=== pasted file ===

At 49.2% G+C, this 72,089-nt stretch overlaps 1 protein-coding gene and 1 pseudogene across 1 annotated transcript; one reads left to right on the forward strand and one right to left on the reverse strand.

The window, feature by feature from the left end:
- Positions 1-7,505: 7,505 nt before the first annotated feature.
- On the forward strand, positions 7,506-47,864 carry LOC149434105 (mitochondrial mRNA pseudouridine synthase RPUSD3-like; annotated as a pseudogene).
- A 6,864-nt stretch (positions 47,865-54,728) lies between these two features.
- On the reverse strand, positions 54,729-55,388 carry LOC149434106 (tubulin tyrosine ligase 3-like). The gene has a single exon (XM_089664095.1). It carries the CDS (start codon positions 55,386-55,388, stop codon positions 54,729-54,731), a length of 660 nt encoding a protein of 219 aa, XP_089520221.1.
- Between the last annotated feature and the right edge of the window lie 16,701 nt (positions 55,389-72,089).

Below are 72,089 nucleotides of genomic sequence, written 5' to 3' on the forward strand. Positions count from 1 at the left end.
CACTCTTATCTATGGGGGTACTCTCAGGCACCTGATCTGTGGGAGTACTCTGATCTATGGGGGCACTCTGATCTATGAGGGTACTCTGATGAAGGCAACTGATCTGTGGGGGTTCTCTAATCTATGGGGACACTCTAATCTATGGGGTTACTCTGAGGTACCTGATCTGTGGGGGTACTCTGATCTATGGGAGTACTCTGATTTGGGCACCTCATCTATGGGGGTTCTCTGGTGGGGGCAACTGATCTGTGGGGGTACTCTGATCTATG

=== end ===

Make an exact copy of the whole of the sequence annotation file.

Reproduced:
At 49.2% G+C, this 72,089-nt stretch overlaps 1 protein-coding gene and 1 pseudogene across 1 annotated transcript; one reads left to right on the forward strand and one right to left on the reverse strand.

The window, feature by feature from the left end:
- Positions 1-7,505: 7,505 nt before the first annotated feature.
- On the forward strand, positions 7,506-47,864 carry LOC149434105 (mitochondrial mRNA pseudouridine synthase RPUSD3-like; annotated as a pseudogene).
- A 6,864-nt stretch (positions 47,865-54,728) lies between these two features.
- On the reverse strand, positions 54,729-55,388 carry LOC149434106 (tubulin tyrosine ligase 3-like). The gene has a single exon (XM_089664095.1). It carries the CDS (start codon positions 55,386-55,388, stop codon positions 54,729-54,731), a length of 660 nt encoding a protein of 219 aa, XP_089520221.1.
- Between the last annotated feature and the right edge of the window lie 16,701 nt (positions 55,389-72,089).

Below are 72,089 nucleotides of genomic sequence, written 5' to 3' on the forward strand. Positions count from 1 at the left end.
CACTCTTATCTATGGGGGTACTCTCAGGCACCTGATCTGTGGGAGTACTCTGATCTATGGGGGCACTCTGATCTATGAGGGTACTCTGATGAAGGCAACTGATCTGTGGGGGTTCTCTAATCTATGGGGACACTCTAATCTATGGGGTTACTCTGAGGTACCTGATCTGTGGGGGTACTCTGATCTATGGGAGTACTCTGATTTGGGCACCTCATCTATGGGGGTTCTCTGGTGGGGGCAACTGATCTGTGGGGGTACTCTGATCTATG